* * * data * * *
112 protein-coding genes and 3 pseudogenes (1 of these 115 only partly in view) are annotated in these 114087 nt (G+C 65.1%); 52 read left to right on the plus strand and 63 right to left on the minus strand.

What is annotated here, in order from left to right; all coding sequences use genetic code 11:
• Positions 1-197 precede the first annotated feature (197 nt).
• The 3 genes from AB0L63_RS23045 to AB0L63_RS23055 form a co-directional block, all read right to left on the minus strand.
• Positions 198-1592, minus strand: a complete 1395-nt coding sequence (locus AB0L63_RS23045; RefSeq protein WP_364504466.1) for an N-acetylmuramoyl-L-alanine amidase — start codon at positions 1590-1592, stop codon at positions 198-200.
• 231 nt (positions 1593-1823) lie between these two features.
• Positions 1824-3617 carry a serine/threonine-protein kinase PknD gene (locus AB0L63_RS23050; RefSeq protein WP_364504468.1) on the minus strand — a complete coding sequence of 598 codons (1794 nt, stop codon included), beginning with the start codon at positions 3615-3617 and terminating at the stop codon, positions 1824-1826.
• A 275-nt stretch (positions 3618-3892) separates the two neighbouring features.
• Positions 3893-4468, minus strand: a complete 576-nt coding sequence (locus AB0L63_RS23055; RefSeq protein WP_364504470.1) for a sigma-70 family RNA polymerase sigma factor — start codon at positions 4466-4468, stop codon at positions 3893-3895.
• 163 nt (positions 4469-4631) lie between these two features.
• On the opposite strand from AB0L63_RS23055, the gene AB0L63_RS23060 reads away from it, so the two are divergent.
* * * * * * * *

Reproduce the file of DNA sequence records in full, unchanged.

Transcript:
112 protein-coding genes and 3 pseudogenes (1 of these 115 only partly in view) are annotated in these 114087 nt (G+C 65.1%); 52 read left to right on the plus strand and 63 right to left on the minus strand.

What is annotated here, in order from left to right; all coding sequences use genetic code 11:
• Positions 1-197 precede the first annotated feature (197 nt).
• The 3 genes from AB0L63_RS23045 to AB0L63_RS23055 form a co-directional block, all read right to left on the minus strand.
• Positions 198-1592, minus strand: a complete 1395-nt coding sequence (locus AB0L63_RS23045; RefSeq protein WP_364504466.1) for an N-acetylmuramoyl-L-alanine amidase — start codon at positions 1590-1592, stop codon at positions 198-200.
• 231 nt (positions 1593-1823) lie between these two features.
• Positions 1824-3617 carry a serine/threonine-protein kinase PknD gene (locus AB0L63_RS23050; RefSeq protein WP_364504468.1) on the minus strand — a complete coding sequence of 598 codons (1794 nt, stop codon included), beginning with the start codon at positions 3615-3617 and terminating at the stop codon, positions 1824-1826.
• A 275-nt stretch (positions 3618-3892) separates the two neighbouring features.
• Positions 3893-4468, minus strand: a complete 576-nt coding sequence (locus AB0L63_RS23055; RefSeq protein WP_364504470.1) for a sigma-70 family RNA polymerase sigma factor — start codon at positions 4466-4468, stop codon at positions 3893-3895.
• 163 nt (positions 4469-4631) lie between these two features.
• On the opposite strand from AB0L63_RS23055, the gene AB0L63_RS23060 reads away from it, so the two are divergent.